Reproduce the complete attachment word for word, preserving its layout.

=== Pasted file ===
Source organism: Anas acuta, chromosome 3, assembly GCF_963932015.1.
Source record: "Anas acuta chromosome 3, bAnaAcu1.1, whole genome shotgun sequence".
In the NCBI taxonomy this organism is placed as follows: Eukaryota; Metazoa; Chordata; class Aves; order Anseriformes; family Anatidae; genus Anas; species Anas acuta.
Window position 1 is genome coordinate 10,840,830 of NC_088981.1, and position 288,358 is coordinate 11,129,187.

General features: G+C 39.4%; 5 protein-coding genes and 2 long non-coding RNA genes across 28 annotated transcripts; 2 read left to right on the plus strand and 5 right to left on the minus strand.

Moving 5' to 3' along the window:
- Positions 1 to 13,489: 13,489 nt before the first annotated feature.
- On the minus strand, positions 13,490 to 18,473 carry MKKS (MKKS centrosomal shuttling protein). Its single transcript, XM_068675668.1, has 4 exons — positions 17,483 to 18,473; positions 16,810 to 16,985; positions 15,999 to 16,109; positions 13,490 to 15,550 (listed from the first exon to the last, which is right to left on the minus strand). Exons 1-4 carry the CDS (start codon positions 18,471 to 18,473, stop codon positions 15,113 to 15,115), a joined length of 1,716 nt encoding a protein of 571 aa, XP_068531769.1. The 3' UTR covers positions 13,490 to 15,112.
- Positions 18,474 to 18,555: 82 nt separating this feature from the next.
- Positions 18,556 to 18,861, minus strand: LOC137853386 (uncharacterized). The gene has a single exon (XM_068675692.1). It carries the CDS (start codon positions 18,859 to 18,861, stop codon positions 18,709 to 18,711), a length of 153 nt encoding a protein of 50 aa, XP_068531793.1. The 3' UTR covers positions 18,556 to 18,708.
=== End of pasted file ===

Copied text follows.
Source organism: Anas acuta, chromosome 3, assembly GCF_963932015.1.
Source record: "Anas acuta chromosome 3, bAnaAcu1.1, whole genome shotgun sequence".
In the NCBI taxonomy this organism is placed as follows: Eukaryota; Metazoa; Chordata; class Aves; order Anseriformes; family Anatidae; genus Anas; species Anas acuta.
Window position 1 is genome coordinate 10,840,830 of NC_088981.1, and position 288,358 is coordinate 11,129,187.

General features: G+C 39.4%; 5 protein-coding genes and 2 long non-coding RNA genes across 28 annotated transcripts; 2 read left to right on the plus strand and 5 right to left on the minus strand.

Moving 5' to 3' along the window:
- Positions 1 to 13,489: 13,489 nt before the first annotated feature.
- On the minus strand, positions 13,490 to 18,473 carry MKKS (MKKS centrosomal shuttling protein). Its single transcript, XM_068675668.1, has 4 exons — positions 17,483 to 18,473; positions 16,810 to 16,985; positions 15,999 to 16,109; positions 13,490 to 15,550 (listed from the first exon to the last, which is right to left on the minus strand). Exons 1-4 carry the CDS (start codon positions 18,471 to 18,473, stop codon positions 15,113 to 15,115), a joined length of 1,716 nt encoding a protein of 571 aa, XP_068531769.1. The 3' UTR covers positions 13,490 to 15,112.
- Positions 18,474 to 18,555: 82 nt separating this feature from the next.
- Positions 18,556 to 18,861, minus strand: LOC137853386 (uncharacterized). The gene has a single exon (XM_068675692.1). It carries the CDS (start codon positions 18,859 to 18,861, stop codon positions 18,709 to 18,711), a length of 153 nt encoding a protein of 50 aa, XP_068531793.1. The 3' UTR covers positions 18,556 to 18,708.